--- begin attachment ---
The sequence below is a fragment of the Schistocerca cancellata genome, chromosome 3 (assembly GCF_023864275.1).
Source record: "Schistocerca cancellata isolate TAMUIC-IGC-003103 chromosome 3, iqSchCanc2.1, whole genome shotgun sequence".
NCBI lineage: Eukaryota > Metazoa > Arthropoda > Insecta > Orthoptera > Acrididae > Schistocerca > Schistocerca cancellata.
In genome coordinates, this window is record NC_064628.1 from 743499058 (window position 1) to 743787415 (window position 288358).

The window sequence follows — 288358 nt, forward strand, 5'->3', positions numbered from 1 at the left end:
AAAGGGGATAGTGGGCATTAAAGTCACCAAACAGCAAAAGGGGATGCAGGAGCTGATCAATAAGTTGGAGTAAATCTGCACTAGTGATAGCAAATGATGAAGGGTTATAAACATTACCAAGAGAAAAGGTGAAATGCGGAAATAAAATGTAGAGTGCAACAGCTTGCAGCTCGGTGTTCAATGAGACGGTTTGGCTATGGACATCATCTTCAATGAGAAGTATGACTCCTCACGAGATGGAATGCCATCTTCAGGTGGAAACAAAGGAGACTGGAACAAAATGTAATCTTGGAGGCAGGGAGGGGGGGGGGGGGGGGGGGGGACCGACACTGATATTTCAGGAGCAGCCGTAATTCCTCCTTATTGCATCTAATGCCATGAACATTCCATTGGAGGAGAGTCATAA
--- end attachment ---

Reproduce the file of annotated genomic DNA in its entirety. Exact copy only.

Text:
The sequence below is a fragment of the Schistocerca cancellata genome, chromosome 3 (assembly GCF_023864275.1).
Source record: "Schistocerca cancellata isolate TAMUIC-IGC-003103 chromosome 3, iqSchCanc2.1, whole genome shotgun sequence".
NCBI lineage: Eukaryota > Metazoa > Arthropoda > Insecta > Orthoptera > Acrididae > Schistocerca > Schistocerca cancellata.
In genome coordinates, this window is record NC_064628.1 from 743499058 (window position 1) to 743787415 (window position 288358).

The window sequence follows — 288358 nt, forward strand, 5'->3', positions numbered from 1 at the left end:
AAAGGGGATAGTGGGCATTAAAGTCACCAAACAGCAAAAGGGGATGCAGGAGCTGATCAATAAGTTGGAGTAAATCTGCACTAGTGATAGCAAATGATGAAGGGTTATAAACATTACCAAGAGAAAAGGTGAAATGCGGAAATAAAATGTAGAGTGCAACAGCTTGCAGCTCGGTGTTCAATGAGACGGTTTGGCTATGGACATCATCTTCAATGAGAAGTATGACTCCTCACGAGATGGAATGCCATCTTCAGGTGGAAACAAAGGAGACTGGAACAAAATGTAATCTTGGAGGCAGGGAGGGGGGGGGGGGGGGGGGGGGACCGACACTGATATTTCAGGAGCAGCCGTAATTCCTCCTTATTGCATCTAATGCCATGAACATTCCATTGGAGGAGAGTCATAA